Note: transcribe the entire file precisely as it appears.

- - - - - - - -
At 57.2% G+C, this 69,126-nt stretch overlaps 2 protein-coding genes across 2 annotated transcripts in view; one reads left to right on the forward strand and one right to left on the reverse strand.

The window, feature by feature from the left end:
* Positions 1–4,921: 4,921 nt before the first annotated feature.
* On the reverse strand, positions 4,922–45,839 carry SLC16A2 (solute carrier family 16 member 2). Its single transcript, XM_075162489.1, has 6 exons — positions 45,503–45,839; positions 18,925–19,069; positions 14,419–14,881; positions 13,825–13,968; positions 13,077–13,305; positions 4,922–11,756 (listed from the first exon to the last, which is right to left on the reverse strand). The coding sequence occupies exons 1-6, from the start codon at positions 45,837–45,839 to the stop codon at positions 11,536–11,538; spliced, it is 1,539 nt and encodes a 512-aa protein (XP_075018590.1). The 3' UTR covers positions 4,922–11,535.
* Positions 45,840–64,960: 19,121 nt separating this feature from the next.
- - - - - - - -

At 57.2% G+C, this 69,126-nt stretch overlaps 2 protein-coding genes across 2 annotated transcripts in view; one reads left to right on the forward strand and one right to left on the reverse strand.

The window, feature by feature from the left end:
* Positions 1–4,921: 4,921 nt before the first annotated feature.
* On the reverse strand, positions 4,922–45,839 carry SLC16A2 (solute carrier family 16 member 2). Its single transcript, XM_075162489.1, has 6 exons — positions 45,503–45,839; positions 18,925–19,069; positions 14,419–14,881; positions 13,825–13,968; positions 13,077–13,305; positions 4,922–11,756 (listed from the first exon to the last, which is right to left on the reverse strand). The coding sequence occupies exons 1-6, from the start codon at positions 45,837–45,839 to the stop codon at positions 11,536–11,538; spliced, it is 1,539 nt and encodes a 512-aa protein (XP_075018590.1). The 3' UTR covers positions 4,922–11,535.
* Positions 45,840–64,960: 19,121 nt separating this feature from the next.